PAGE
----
Oz Veshalom-Netivot Shalom views the pursuit of peace as a political necessity, an ethical obligation and a religious duty. While we fully share in the special attachment between the Jewish people and the Land of Israel, we believe that current political realities indicate that lasting peace between Israel and the Arabs will never be achieved without some sort of territorial compromise.

The implementation of the Oslo accords and the continuation of negotiations between Israel and the Palestines have put these issues at the very top of Israel`s national agenda. We are convinced that at last there is a real chance that peace in the Middle East may be secured.

Unfortunately, recent terror attacks have proved that the road to peace is filled with obstacles, and that peace itself would demand a very heavy price. Inevitably, this has eroded public support for the peace process to a considerable extent. Opposition to the peace process has been very vocal and sometimes violent.

We are convinced, however, that the proponents of recent horrors represent only a tiny minority of the Palestinians, and that the vast majority of the Arabs are indeed ready to reach an agreement with us. We are determined that neither Israel nor the Palestinians give in to the opponents of peace, and believe that only by continuing the peace process can the bloodshed on both sides eventually be stopped.

The religious aspect of the Israeli-Palestinian conflict in general has been magnified by recent events; the main opponents to peace on both sides, both Jewish and Arab, have been guided be religious extremism. Among Jews, certainly, much of the opposition to the peace process has come from the religious camp.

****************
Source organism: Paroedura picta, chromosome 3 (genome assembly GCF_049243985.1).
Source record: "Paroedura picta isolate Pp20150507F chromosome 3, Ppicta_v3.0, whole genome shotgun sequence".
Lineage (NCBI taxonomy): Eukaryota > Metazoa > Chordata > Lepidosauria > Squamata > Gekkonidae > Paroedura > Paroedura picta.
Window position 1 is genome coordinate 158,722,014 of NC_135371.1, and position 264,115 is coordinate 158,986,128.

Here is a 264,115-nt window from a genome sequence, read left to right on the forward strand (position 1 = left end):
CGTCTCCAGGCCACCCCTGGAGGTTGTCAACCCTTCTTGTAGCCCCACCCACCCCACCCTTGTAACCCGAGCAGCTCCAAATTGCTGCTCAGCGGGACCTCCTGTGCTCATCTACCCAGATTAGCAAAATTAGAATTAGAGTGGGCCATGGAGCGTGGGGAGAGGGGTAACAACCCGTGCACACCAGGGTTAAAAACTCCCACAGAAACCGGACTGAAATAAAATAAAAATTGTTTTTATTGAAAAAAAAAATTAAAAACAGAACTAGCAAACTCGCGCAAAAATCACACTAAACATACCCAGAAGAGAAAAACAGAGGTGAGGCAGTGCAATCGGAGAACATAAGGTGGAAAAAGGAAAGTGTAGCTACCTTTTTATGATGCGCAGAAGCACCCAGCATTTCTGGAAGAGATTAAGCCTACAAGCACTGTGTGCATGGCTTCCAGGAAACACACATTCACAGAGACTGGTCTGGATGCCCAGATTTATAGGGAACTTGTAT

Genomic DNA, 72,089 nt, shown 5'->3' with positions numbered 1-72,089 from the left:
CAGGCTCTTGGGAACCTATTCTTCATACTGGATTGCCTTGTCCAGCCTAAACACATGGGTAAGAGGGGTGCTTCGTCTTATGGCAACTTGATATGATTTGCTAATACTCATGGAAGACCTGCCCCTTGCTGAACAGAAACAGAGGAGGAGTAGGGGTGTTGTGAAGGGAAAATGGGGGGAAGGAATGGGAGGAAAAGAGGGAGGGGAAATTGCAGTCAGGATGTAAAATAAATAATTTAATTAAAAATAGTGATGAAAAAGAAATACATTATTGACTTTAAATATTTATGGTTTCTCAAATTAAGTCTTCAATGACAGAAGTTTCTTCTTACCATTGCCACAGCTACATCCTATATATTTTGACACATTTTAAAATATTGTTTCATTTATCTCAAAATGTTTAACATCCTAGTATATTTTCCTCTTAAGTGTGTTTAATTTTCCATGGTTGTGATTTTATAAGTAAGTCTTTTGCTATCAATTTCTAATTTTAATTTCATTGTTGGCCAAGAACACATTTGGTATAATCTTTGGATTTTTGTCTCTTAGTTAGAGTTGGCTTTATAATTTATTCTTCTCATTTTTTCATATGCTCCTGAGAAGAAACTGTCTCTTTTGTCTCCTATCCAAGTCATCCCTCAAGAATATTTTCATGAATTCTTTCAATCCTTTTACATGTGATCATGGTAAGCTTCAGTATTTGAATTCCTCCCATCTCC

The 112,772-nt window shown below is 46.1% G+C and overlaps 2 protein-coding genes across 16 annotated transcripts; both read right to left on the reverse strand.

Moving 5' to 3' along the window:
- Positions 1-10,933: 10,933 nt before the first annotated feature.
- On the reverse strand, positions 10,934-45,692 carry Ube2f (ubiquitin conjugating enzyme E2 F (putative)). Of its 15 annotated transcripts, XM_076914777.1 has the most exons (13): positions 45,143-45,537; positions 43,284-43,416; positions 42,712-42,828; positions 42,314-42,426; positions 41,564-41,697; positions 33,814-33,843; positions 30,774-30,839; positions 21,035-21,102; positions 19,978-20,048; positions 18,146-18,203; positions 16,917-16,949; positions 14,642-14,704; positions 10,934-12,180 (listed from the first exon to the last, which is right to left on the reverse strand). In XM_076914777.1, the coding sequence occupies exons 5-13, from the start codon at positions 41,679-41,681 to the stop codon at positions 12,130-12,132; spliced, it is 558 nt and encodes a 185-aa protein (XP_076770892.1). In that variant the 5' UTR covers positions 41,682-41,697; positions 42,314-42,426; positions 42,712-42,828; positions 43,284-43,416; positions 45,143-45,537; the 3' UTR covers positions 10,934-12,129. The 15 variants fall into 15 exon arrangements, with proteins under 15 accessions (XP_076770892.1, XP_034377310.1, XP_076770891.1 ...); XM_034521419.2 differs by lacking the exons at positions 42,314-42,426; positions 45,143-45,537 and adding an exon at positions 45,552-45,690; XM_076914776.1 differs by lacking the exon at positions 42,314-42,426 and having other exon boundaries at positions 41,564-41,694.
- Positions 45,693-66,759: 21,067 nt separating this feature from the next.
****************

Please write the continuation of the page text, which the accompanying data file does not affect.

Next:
Inflexibly clinging to their conviction that the whole of ”Greater Israel” must be retained no matter what the price, the voice of the religious right has been loud and strident. Unfortunately, this has led to the perception among much of the Israeli public that religious beliefs automatically lead to right-wing politics, and that religion and nationalism are inseparable. Oz Veshalom-Netivot Shalom is in a unique position to change that perception; we talk to the secular left in the language of politics and to the religious right in the language of religion.

Oz Veshalom-Netivot Shalom is perhaps the only group which can present an alternative religious viewpoint which emphasizes both the sanctity of human life and the concept of peace as basic jewish values. Within the religious community, we believe that Oz Veshalom-Netivot Shalom can play a vital role in helping people, especially youth, bridge the gap between the traditional religious education they received and the changing realities, in which the possibility of giving up land for peace has become a reality.

Moreover, while the political and strategic arguments in favor of peace are continuously voiced, the religious imperative for peace has been largely ignored; regrettably, the peace process in general has been devoid of religious values. Oz Veshalom-Netivot Shalom is determined that the Jewish-ethical arguments in favor of peace also be heard. It believes that it this way it can increase support among religious Zionists, settlers included, who until now have felt compelled to oppose the peace process for erroneous religious reasons.

The support to the Israeli electorate is essential to the success of the peace process. We believe that Oz Veshalom-Netivot Shalom has a vital role to play within this process.